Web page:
f'(x) = 4 × (0.5)^{3} – 4 × (0.5)

= 4 × 0.125 – 2.0

= 0.5 – 2.0 = – 1.5 < 0

Like this it can be shown for other points {f'(x)< 0}

(d) For interval (1, ∞)

f'(x) = 4x^{3} – 4x

For x = 2 f'(x) = 4 × (2)^{3} – 4 × 2

= 32 – 8 = 24 > 0

Like this it can be shown for other points {f'(x) > 0}

Hence, function is decreasing in interval (-∞, – 1) ∪ (0, 1) and function is increasing in interval (-1, 0) ∪ (1, ∞).

Question 13.

f(x) = 2x^{3} – 9x^{2} + 12x + 5.

Solution:

Given

f(x) = 2x^{3} – 9x^{2} + 12x + 15

f'(x) = 6x^{2} – 18x + 12

= 6(x^{2 }– 3x + 2)

x = 1 and x = 2 divides the real number line into three intervals (-∞, -1), (1, 2) and (2,∞).

when x ∈ (-∞, 1) then f'(x) = + ve

when x ∈ (1,2) then f'(x) = – ve

when x ∈ (2,∞) then f'(x) = + ve

So, function is increasing in interval (-∞, 1) ∪ (2,∞) and decreasing in interval (4, 2).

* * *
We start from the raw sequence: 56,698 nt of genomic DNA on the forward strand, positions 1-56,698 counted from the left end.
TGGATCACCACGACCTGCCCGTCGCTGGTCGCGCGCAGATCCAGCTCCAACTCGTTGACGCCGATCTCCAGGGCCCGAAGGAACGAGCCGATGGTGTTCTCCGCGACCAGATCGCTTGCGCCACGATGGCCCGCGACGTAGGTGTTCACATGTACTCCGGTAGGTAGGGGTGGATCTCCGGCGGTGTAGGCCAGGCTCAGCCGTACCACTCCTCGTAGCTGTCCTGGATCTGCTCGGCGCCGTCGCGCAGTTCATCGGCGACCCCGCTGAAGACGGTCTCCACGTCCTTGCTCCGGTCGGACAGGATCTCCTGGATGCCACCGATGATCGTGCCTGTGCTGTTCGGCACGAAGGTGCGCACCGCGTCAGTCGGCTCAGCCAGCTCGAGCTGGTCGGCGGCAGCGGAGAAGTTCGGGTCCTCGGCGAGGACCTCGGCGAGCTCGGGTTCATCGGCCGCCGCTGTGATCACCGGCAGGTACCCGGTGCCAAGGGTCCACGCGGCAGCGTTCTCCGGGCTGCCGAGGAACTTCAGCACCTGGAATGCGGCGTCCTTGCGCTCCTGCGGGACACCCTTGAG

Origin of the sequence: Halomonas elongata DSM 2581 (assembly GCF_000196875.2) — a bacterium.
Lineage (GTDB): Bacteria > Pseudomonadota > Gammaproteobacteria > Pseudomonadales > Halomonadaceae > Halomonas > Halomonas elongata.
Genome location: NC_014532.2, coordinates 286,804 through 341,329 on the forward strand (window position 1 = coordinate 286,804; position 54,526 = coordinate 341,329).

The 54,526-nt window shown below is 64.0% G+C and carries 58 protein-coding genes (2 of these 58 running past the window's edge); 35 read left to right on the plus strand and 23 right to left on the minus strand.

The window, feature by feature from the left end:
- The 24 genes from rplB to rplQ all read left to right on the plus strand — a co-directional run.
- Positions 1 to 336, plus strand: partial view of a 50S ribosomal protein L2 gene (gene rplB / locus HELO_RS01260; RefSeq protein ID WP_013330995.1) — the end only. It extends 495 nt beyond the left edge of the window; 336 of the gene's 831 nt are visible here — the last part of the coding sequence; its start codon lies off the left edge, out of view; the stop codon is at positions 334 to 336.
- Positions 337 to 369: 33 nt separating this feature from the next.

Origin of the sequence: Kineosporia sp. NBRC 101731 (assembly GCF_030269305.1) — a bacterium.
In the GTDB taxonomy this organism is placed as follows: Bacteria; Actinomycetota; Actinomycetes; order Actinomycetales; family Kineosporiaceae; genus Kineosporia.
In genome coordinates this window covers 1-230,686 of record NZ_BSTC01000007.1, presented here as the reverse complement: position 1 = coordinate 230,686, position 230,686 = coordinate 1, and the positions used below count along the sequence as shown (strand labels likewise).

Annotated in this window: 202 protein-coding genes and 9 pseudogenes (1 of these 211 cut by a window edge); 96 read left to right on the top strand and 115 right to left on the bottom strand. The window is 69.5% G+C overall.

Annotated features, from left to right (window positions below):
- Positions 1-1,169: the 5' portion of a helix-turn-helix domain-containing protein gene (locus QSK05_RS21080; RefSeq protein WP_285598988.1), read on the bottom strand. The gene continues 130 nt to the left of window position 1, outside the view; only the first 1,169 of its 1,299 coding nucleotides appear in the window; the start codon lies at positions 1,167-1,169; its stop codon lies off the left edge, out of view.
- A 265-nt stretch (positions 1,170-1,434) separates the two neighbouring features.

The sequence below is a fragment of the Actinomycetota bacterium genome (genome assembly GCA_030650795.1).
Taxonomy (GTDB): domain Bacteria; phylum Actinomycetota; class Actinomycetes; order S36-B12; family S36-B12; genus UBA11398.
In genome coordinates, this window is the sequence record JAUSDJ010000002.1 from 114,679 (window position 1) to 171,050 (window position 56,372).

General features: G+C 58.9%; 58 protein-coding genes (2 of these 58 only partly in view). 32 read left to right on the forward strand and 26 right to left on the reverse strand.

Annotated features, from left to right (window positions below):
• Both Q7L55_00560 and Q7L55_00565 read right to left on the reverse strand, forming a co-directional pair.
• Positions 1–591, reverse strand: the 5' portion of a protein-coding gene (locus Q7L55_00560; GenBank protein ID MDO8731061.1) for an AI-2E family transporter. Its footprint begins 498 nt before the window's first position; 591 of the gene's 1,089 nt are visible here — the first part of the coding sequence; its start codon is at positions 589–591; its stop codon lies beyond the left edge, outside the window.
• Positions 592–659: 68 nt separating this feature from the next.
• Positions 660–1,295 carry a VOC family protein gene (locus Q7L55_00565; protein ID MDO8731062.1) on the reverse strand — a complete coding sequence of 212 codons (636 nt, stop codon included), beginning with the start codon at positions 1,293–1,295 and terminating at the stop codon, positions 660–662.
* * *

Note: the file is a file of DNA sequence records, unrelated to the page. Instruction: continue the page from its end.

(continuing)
Question 14.

f(x) = – 2x^{3} + 3×2 + 12x + 5.

Solution:

Given, f(x) = -2×3 + 3×2 + 12x + 5

f'(x) = – 6x^{2} + 6x + 12

= – 6(x^{2} – x – 2)

= – 6(x – 2)(x + 1)

x = – 1 and x = 2 divides the real number line into three intervals (-∞, -1), (- 1, 2) and (2,∞).

when x ∈ (-∞,-1), then f'(x) = -ve

when x ∈ (-1,2), then f'(x) = +ve

when x ∈ (2,∞), then f'(x) = -ve

So, function is increasing in interval (-1, 2) and decreasing in interval (-∞, -1) ∪ (2,∞).

Question 15.

Find the minimum value of a, such that function f(x) = x^{2} + ax + 5, is increasing in interval [1, 2]

Solution:

f(x) = x^{2} + ax + 5

⇒ f'(x) = 2x + a

x ∈ [1, 2]

⇒ 1 ≤ x ≤ 2

⇒ 2 ≤ 2x ≤ 4

⇒ 2 + a ≤ 2x + a ≤ 4 + a

⇒ 2 + a ≥ 0

⇒ a ≥ -2

Hence, minimum value of a is – 2.

Question 16.

Prove that, function f(x) = tan-1 (sin x + cos x), is increasing function in interval (0,\(\frac { \pi }{ 4 } \))

Solution:

Hence, function is continuously increasing in interval (0, π/4).